UPDATE: Just after 11 a.m., the National Weather Service issued a special weather statement, saying, “Heavy rain showers will continue to impact portions of Madison and Buncombe counties. … At 11:02 a.m., doppler radar was tracking a swath of heavy rain showers spreading North across the advised area. Very heavy rainfall rates of up to 2 inches per hour will be possible. Be wary of reduced visibilities, ponding of water on roads and elevated stream levels.”
Locations impacted: Downtown Asheville, Marshall, East Asheville, Arden, West Asheville, North Asheville, Black Mountain, Woodfin, Fletcher and Swannanoa.
According to the National Weather Service, “Tropical moisture associated with a weak disturbance across the Northern Gulf of Mexico will persist over the Western Carolina [region] today. A persistent easterly low level flow is expected to result in increasing coverage of moderate to heavy rain showers across the area through the morning.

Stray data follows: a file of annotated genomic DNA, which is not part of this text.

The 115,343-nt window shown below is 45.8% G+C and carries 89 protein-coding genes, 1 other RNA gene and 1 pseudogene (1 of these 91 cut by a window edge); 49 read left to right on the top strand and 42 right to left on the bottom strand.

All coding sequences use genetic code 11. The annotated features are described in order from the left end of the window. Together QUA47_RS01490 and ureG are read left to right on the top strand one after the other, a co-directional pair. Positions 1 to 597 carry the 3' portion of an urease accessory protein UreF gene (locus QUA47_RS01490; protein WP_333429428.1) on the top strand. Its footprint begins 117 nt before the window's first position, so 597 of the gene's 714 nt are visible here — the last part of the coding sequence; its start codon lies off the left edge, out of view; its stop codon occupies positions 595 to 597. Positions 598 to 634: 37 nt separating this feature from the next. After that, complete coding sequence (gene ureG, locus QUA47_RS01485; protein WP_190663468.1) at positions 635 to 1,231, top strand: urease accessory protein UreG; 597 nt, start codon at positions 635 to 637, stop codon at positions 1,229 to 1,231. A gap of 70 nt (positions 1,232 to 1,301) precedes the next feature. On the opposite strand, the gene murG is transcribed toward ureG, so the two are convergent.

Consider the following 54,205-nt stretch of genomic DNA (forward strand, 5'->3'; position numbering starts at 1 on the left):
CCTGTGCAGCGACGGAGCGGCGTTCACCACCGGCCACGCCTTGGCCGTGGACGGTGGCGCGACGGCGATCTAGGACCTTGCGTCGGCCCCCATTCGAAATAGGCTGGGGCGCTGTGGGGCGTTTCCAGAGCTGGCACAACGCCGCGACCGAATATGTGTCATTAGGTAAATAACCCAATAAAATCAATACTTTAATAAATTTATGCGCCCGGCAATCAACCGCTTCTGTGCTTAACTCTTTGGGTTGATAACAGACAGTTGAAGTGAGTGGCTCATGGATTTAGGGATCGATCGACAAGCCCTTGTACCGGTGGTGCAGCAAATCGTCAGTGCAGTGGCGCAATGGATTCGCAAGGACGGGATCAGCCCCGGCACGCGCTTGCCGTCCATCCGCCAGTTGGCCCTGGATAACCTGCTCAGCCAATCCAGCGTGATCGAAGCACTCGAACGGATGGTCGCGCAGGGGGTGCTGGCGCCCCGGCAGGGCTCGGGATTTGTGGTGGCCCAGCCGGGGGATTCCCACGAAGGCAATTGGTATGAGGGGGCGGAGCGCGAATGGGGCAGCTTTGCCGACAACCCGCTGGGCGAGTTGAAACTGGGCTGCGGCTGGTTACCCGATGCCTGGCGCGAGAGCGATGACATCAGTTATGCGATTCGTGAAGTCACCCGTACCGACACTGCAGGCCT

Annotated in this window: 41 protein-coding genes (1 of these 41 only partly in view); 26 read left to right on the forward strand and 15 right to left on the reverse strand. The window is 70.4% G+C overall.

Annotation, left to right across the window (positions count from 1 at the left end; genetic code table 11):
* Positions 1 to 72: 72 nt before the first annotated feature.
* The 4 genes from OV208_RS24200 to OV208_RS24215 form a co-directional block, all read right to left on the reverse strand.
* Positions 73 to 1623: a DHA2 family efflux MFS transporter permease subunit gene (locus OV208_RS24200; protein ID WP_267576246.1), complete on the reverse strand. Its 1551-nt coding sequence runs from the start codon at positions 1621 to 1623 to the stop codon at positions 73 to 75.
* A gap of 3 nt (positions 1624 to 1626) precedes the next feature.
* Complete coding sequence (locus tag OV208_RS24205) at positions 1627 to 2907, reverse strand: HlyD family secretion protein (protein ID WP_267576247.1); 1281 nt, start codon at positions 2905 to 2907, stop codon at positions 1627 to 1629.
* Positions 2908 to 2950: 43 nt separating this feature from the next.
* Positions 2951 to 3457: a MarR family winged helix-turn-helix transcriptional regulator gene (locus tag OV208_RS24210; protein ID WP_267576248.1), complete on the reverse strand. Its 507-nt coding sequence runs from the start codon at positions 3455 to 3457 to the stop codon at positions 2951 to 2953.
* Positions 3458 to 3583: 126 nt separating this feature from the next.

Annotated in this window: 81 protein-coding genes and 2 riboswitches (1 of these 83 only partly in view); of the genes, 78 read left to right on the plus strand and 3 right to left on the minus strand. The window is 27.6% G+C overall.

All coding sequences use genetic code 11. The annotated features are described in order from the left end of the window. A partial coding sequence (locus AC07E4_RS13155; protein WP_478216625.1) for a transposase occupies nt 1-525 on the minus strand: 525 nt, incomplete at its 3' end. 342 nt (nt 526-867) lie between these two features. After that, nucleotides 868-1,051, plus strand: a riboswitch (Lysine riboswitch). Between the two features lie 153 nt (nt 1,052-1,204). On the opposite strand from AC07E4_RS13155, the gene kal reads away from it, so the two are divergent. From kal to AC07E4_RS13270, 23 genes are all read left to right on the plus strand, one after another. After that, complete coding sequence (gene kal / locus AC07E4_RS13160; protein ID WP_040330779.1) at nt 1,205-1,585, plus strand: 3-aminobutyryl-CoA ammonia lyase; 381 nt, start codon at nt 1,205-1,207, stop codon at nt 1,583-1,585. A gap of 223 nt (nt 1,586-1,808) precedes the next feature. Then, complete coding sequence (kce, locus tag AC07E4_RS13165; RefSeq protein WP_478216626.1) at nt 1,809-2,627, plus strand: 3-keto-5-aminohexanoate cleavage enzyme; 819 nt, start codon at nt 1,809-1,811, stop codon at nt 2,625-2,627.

“Rainfall rates with some of these showers could be enough to produce flash flooding, especially in locations near the Blue Ridge escarpment that have seen heavy rainfall since last week.”
Counties affected by the flood watch are Alexander, Avery, Buncombe, Burke, Caldwell, Henderson, Mitchell, McDowell, Rutherford, Polk and Yancy.
“Stream flows in these areas are running much higher than normal after several days of moderate to heavy rainfall,” continues the NWS release. “Only a couple of inches of rain in one to two hours will be necessary to produce flash flooding in these areas.”
The watch is in effect until 6 a.m. Wednesday morning.
The NWS advises that those situated “along smaller streams and tributaries” be especially alert for flooding, as those areas are prone to “rapid rises in response to localized very heavy rainfall” — though “flooding may also occur in urbanized areas due to poor drainage.”
According to the NWS, today’s high is 72 with a low of 63, with an 80 percent chance of rain until later this evening, when it will drop to 60 percent. Rain is expected to persist until the end of the week, clearing up by Saturday night.